“Before, we were a good club that was gutsy. Now, we are a really good club with great guts.”
– Tony LaRussa, after the Cardinals
clinched their first NL Central title since 2006 with a 6-3 victory
over the Rockies on Saturday night.
“I’m not in a pennant race, but at least I have some pride. When you
get [to the clubhouse] and turn on a stupid-ass football game when
those [expletive] football players don’t give a [expletive] about you,
that’s embarrassing. We’ve got seven games [left]. They are going to
pull their [expletive] together, period. I don’t mind losing a game,
but when you lose a game and you don’t care about it, we are going to
have a problem. To get your asses kicked like that and all of a sudden,
you’re watching football games? That’s a bunch of [expletive].”
– Ozzie Guillen, after watching his
team blow a 5-0 lead in an eventual 12-5 loss to the Tigers on Saturday
night. The White Sox have dropped eight of their last 10 games.
“When was the last time a 40-year-old pinch-ran for a 39-year-old? That’s what I want to know.”
– Brad Ausmus, after he pinch-ran
for Jim Thome during Saturday’s 8-4 comeback win over the Pirates. With
the victory, the Dodgers secured a trip to the postseason, however,
their magic number to clinch the division is down to two.
“This is fun.
You don’t start making a big deal about it with a week [to go]. I’m not
trying to do that. We’ve got our own destiny in our own hands. That’s
just the way it is. You either do it or you don’t. And I feel very good
where we’re at, but you have to go out and win games.”
– Jim Leyland isn’t letting the
pressure of a pennant race get to him. With Saturday’s win over the
White Sox, The Tigers remain two games in front of the second-place
Twins with eight games left to play. They host a critical four-game
series against Minnesota on Monday.
Giants second baseman Joe Panik missed nearly all of August and September last season due to a nagging back injury, but he told Alex Pavlovic of CSNBayArea.com on Friday that he’s feeling “100 percent.”
Panik, who earned his first All-Star selection last season, originally landed on the disabled list in early August due to what was described as lower back inflammation. He made his return in September, but appeared in just three games before being shut down. The good news is that he was cleared by doctors in mid-December and considers himself “back to normal.”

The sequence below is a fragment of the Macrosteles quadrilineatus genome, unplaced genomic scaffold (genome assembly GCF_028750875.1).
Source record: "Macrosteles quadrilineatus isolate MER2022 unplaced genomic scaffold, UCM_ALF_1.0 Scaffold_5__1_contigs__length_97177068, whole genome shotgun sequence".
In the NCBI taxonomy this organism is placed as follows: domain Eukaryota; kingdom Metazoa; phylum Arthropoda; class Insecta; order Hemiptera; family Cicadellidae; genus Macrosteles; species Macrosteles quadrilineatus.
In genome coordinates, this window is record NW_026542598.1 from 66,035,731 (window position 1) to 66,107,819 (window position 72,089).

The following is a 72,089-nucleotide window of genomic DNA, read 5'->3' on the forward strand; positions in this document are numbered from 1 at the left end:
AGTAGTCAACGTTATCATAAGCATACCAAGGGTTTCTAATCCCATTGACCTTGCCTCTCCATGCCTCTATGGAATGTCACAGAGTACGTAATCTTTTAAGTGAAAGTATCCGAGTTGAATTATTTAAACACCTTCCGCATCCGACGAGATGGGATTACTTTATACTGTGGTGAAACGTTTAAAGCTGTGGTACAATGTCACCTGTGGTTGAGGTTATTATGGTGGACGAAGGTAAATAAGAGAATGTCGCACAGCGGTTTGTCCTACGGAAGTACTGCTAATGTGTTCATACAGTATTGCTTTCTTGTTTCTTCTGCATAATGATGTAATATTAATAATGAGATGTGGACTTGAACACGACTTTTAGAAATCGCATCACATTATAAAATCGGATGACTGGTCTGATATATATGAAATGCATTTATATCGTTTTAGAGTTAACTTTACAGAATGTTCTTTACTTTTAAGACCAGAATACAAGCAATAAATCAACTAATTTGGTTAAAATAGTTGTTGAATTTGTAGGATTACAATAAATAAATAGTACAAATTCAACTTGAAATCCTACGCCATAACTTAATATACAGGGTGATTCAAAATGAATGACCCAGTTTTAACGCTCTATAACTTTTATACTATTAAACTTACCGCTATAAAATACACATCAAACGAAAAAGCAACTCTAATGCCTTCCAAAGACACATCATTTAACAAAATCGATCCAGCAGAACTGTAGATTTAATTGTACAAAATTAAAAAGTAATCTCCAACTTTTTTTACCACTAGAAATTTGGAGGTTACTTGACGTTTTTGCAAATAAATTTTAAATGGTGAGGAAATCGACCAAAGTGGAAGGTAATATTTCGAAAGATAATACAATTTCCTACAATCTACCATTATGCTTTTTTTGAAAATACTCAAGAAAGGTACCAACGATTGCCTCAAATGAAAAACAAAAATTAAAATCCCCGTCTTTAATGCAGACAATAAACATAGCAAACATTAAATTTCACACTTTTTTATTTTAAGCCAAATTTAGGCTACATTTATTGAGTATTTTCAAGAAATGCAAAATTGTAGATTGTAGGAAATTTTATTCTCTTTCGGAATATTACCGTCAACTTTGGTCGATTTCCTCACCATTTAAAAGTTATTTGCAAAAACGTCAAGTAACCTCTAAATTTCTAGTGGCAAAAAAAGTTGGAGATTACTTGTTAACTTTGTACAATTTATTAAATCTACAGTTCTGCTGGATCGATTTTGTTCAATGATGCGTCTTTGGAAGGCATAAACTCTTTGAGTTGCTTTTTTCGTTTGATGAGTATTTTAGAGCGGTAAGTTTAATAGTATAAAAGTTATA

“It was right around the time of all the signings,” he said, smiling. “I was able to fly under the radar. I got tested and everything had healed up. I got cleared and was able to have my full offseason workouts. I’m good to go. I’m happy to be feeling good and going back out on the field to show that I’m healthy. My swing feels strong.”
Panik altered his offseason workout routine and plans to spend less time in his spikes in the early part of spring training. The hope is that these changes will prevent future issues.
After a strong showing as a rookie in 2014, the 25-year-old Panik proved to be one of the best second baseman in the majors last season by batting .312/.378/.455 with eight home runs and 37 RBI over 100 games while playing solid defense.
Baseball America unveiled their top 100 prospect list Friday night during a special on MLB Network. It should come as no surprise that Dodgers infielder Corey Seager came in at No. 1.
This makes Seager the consensus top prospect in the game. He was also ranked first by MLB.com, Baseball Prospectus, and ESPN’s Keith Law. Twins outfielder Byron Buxton was ranked second on all four lists.
Baseball America has the most aggressive ranking of Cuban infielder Yoan Moncada from the Red Sox, who checked in at No. 3. He was followed by pitching prospects Lucas Giolito from the Nationals and Julio Urias from the Dodgers to round out the top five.
You can see Baseball America’s full top 100 list here.
Mets reliever Jenrry Mejia was permanently suspended on Friday after testing positive for a third time for a performance-enhancing drug. The right-hander is maintaining his innocence, as ESPN’s Adam Rubin notes in quoting Dominican sports journalist Hector Gomez. Mejia said, “It is not like they say. I am sure that I did not use anything.”
Mejia has the opportunity to petition commissioner Rob Manfred in one year for reinstatement to Major League Baseball. However, he must sit out at least two years before becoming eligible to pitch in the majors again, which would mean Mejia would be 28 years old.
Over parts of five seasons, Mejia has a career 3.68 ERA with 162 strikeouts and 76 walks over 183 1/3 innings. He was once a top prospect in the Mets’ minor league system and a top-100 overall prospect heading into the 2010 and ’11 seasons.
Nationals outfielder Bryce Harper is at least three years away from free agency, but people are already contemplating just how large a contract the phenom will be able to negotiate, especially after taking home the National League Most Valuable Player Award for his performance this past season.
When the likes of David Price and Zack Greinke are signing for over $200 million at the age of 30 or older, it stands to reason that Harper could draw more as a 26-year-old if he can maintain MVP-esque levels of production over the next several seasons. $400 million might not be enough for Harper, though, as MLB.com’s Jamal Collier reports. He said, “Don’t sell me short,” which is a fantastic response.
During the 2015 season, Harper led the majors with a .460 on-base percentage and a .649 slugging percentage while leading the National League with 42 home runs and 118 runs scored. He also knocked in 99 runs for good measure. Harper and Ted Williams are the only hitters in baseball history to put up an adjusted OPS of 195 or better (100 is average) at the age of 22 or younger.